>> click on, therefore, there should be no pointer events.
>
> Because if I click somewhere in the window, the window itself should get a 
> click event.  Breaking that doesn't seem reasonable.  The only question is 
> what the target of the event should be.
>
>> Are you referring to this?
>> [[
>> If a target element for the pointer event does not exist, then the event
>> is ignored.
>> ]]
>
> Yes.
>
>> I don't interpret that to mean that the event is discarded for any
>> content outside the SVG context... rather, I read it to mean that in
>> that case, SVG doesn't do anything with the action... the action is
>> ignored, and not treated as an interaction with the SVG content. Put
>> another way, SVG doesn't intercept the event, and it should be treated
>> normally by whatever is "below" the SVG fragment.
>>
>> To be honest, I find it a bit difficult to interpret that as saying
>> anything about the events or DOM of some host document; SVG doesn't
>> usually say anything at all about the behavior of host languages. Did I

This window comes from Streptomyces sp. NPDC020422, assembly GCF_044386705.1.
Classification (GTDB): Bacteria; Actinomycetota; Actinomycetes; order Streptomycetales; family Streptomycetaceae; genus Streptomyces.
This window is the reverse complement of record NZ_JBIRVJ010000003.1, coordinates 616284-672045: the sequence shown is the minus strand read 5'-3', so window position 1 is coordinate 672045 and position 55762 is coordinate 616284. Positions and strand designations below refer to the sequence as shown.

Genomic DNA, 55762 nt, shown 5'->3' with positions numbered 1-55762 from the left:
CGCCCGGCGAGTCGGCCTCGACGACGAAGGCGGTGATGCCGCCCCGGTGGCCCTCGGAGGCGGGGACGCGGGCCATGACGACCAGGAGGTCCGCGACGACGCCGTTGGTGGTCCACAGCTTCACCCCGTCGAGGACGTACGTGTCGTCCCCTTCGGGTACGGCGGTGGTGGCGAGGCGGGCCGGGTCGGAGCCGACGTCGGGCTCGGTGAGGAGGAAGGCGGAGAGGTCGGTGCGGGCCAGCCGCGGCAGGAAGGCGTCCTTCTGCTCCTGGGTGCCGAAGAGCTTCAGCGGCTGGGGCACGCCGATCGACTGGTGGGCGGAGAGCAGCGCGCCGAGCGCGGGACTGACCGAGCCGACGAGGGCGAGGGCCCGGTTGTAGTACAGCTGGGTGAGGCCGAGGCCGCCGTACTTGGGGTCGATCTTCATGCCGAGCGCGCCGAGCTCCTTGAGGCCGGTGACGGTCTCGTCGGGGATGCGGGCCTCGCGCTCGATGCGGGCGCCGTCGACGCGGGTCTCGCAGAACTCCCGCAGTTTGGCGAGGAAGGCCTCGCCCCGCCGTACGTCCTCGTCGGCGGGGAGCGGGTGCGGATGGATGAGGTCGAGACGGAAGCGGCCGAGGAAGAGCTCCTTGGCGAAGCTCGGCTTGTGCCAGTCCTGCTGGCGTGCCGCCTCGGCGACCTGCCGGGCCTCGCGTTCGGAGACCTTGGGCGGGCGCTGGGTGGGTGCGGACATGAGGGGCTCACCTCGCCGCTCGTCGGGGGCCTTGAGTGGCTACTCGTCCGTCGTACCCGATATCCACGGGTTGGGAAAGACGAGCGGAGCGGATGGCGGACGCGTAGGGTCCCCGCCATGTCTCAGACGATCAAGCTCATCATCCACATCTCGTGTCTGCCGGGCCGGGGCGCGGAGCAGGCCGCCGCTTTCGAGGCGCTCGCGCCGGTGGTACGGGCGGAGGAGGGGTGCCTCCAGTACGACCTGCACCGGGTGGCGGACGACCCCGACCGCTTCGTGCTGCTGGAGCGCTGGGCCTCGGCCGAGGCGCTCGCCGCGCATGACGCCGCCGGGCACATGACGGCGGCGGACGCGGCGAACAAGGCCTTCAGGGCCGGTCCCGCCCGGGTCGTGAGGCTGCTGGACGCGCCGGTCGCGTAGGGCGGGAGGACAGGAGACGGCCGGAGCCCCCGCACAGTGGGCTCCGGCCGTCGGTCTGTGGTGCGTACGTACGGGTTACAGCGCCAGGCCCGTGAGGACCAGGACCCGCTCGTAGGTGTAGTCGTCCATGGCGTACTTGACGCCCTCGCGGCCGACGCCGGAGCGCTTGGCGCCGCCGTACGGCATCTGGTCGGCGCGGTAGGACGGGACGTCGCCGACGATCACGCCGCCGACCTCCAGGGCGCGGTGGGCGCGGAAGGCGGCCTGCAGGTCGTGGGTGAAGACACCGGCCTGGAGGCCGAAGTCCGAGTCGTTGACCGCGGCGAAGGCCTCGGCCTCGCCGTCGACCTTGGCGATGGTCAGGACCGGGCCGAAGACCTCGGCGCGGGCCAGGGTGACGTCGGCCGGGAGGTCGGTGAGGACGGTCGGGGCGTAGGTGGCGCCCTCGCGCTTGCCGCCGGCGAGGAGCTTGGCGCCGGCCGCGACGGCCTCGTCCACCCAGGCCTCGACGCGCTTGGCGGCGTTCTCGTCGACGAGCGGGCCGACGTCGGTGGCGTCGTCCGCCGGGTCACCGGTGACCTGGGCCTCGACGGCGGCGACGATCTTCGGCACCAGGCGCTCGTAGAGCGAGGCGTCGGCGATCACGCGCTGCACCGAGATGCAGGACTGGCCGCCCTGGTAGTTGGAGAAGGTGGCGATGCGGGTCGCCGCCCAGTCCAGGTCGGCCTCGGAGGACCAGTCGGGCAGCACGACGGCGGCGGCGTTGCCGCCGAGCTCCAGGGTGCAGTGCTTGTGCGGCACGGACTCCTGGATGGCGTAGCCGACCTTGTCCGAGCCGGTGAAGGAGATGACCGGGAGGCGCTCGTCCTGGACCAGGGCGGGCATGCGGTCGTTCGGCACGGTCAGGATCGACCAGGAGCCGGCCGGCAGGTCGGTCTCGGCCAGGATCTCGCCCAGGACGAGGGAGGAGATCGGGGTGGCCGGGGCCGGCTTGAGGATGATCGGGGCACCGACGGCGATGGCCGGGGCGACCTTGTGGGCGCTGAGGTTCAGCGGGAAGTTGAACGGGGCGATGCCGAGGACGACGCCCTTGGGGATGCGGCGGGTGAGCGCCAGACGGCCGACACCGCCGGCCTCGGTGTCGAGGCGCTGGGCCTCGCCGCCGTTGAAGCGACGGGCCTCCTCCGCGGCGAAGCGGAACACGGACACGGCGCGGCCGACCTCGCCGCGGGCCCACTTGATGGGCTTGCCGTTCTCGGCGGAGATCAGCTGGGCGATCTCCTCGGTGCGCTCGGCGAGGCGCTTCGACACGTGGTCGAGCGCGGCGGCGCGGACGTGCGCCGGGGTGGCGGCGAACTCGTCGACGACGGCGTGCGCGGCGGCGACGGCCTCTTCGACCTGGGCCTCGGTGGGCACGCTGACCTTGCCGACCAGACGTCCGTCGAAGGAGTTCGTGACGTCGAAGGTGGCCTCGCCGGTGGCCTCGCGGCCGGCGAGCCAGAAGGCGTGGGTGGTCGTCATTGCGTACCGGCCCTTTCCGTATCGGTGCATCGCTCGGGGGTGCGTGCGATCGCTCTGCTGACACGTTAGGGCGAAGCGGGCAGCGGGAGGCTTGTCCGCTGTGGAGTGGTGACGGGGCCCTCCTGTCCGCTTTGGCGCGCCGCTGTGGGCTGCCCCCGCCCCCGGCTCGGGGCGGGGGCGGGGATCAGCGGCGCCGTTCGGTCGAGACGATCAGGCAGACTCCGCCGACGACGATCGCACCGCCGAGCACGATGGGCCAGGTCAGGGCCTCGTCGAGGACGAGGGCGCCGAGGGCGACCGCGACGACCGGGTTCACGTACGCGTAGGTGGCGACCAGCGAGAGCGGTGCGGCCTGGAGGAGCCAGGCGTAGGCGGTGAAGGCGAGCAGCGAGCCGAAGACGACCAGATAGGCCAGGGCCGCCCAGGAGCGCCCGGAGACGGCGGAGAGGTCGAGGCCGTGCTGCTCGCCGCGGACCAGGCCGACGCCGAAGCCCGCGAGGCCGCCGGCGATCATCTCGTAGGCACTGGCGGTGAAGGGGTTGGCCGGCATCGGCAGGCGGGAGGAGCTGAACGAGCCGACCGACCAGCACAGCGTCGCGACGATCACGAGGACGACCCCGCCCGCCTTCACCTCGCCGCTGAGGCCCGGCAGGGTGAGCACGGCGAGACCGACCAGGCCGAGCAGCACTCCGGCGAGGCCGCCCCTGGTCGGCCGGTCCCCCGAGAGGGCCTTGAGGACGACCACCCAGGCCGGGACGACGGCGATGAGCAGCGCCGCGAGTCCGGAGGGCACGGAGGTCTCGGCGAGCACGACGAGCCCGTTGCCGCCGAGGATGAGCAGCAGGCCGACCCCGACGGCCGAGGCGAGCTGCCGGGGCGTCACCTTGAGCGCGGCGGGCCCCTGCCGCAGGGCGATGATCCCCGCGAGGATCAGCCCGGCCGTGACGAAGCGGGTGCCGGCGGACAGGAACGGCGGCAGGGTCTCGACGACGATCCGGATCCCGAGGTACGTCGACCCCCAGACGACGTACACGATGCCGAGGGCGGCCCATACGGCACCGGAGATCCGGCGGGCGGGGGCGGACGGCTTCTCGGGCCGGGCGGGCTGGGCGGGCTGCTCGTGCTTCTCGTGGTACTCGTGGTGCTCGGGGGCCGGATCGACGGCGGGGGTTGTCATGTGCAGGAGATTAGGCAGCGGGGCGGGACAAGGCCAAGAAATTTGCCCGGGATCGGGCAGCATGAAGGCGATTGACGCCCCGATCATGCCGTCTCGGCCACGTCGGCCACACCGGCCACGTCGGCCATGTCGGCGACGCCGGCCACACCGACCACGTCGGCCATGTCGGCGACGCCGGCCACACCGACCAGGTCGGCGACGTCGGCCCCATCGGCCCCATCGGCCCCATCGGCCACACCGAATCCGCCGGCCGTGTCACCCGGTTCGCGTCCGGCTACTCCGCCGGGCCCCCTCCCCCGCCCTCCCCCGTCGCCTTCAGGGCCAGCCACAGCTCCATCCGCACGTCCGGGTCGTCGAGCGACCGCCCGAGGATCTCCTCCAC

>> miss something else?
>
> Look, the spec says that you do one of two things.  Either you take the 
> input and dispatch a DOM event through the normal DOM event dispatch path 
> or you "ignore the event".  If your interpretation is taken that this is 
> just talking about SVG and that host languages should do their own 
> additional thing, then the only way to make things "work" in the case when 
> SVG ignores the event is if the embedding document itself defines that 
> events must be dispatched to a DOM node indepedently of what SVG does. 
> But in that case, clicking on a graphical element in SVG will dispatch two 
> DOM events: one to the graphical element and one to something in the 
> embedding document.  That's clearly wrong.
>
> The right way to define this is to say that a DOM event is always 
> dispatched, but that the target when there are no graphical elements under 
> the pointer is the nearest ancestor of the root SVG element that's 
> sensitive to events or something.  There are probably other ways to define 
> it too, but what the spec has now seems pretty clear and isn't right.
>
> I'm out for the next week, so the next reply, if needed, will be laggy, 
> but not because I'm ignoring you.
>
> -Boris
> 
Received on Friday, 13 August 2010 17:09:16 GMT